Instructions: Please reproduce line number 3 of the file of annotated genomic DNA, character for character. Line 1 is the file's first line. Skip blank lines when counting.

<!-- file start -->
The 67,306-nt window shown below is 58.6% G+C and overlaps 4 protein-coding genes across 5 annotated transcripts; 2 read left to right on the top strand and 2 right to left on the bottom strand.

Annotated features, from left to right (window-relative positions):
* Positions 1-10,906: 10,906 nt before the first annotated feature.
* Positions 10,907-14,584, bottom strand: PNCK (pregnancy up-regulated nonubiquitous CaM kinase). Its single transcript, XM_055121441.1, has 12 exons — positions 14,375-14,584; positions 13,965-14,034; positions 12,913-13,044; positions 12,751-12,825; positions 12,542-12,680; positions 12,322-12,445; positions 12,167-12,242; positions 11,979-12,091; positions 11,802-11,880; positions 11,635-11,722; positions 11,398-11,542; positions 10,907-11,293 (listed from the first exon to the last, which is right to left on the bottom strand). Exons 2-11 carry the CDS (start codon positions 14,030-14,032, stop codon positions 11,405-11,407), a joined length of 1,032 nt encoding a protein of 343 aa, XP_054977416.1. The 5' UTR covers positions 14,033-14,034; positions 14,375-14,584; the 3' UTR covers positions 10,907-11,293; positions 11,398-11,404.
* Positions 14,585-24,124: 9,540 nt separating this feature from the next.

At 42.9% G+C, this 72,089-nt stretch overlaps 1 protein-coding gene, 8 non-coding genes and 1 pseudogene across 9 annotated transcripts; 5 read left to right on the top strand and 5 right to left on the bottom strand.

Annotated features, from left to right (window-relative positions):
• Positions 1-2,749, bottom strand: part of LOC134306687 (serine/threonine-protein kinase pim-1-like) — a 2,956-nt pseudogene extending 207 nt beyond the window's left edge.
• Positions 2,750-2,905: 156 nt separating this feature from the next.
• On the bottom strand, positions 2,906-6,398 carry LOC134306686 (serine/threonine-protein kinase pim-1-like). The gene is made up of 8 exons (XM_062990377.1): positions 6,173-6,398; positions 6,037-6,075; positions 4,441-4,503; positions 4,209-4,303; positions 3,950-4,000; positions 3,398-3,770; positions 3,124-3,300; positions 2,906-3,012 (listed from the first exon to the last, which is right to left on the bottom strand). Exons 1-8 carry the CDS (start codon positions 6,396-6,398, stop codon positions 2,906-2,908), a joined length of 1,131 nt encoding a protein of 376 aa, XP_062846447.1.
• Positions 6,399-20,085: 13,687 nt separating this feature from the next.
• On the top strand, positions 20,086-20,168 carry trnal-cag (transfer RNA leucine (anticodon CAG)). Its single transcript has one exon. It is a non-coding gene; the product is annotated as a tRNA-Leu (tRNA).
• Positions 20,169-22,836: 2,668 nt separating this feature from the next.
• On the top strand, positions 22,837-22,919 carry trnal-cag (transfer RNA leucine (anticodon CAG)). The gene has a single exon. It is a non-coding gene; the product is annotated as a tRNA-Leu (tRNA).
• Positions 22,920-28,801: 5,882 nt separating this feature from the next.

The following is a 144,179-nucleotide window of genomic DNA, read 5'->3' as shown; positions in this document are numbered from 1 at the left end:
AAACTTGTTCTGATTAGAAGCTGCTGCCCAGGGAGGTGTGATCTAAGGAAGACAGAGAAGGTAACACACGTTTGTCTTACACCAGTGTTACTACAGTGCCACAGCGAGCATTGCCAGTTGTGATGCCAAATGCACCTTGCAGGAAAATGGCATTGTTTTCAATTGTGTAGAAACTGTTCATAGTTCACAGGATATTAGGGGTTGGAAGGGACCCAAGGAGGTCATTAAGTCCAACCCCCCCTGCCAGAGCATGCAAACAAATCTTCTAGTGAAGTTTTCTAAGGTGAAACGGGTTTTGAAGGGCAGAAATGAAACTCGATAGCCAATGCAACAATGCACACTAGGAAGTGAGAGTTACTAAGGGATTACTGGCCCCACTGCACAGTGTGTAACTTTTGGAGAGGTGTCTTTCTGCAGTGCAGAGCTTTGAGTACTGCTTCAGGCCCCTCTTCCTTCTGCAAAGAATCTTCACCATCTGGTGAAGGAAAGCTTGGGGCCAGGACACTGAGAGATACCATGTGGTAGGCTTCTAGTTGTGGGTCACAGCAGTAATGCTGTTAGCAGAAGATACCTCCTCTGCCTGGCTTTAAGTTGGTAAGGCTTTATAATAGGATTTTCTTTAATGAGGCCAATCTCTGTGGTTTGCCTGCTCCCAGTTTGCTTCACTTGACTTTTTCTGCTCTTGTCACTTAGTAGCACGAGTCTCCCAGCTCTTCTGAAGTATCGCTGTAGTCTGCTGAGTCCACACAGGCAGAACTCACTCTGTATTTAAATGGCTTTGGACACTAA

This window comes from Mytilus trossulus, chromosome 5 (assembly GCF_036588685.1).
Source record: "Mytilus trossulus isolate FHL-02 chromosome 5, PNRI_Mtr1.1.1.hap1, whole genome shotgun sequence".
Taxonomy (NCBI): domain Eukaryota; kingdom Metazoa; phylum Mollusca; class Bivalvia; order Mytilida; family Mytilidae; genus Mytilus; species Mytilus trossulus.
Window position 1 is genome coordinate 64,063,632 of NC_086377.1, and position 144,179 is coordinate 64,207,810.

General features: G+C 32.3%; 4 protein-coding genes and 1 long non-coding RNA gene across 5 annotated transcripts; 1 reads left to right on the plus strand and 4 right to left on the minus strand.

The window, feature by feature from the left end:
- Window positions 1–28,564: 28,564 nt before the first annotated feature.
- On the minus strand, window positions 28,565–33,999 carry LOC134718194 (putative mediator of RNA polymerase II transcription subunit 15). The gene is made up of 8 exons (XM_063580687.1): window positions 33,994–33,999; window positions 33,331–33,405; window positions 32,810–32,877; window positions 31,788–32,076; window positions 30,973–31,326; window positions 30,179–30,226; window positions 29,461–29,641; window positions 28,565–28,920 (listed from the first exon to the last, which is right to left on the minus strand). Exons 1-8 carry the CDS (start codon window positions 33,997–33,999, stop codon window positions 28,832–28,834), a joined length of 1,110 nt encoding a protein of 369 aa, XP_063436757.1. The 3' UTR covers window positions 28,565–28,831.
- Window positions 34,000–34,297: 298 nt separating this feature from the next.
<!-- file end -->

* Positions 1-10,906: 10,906 nt before the first annotated feature.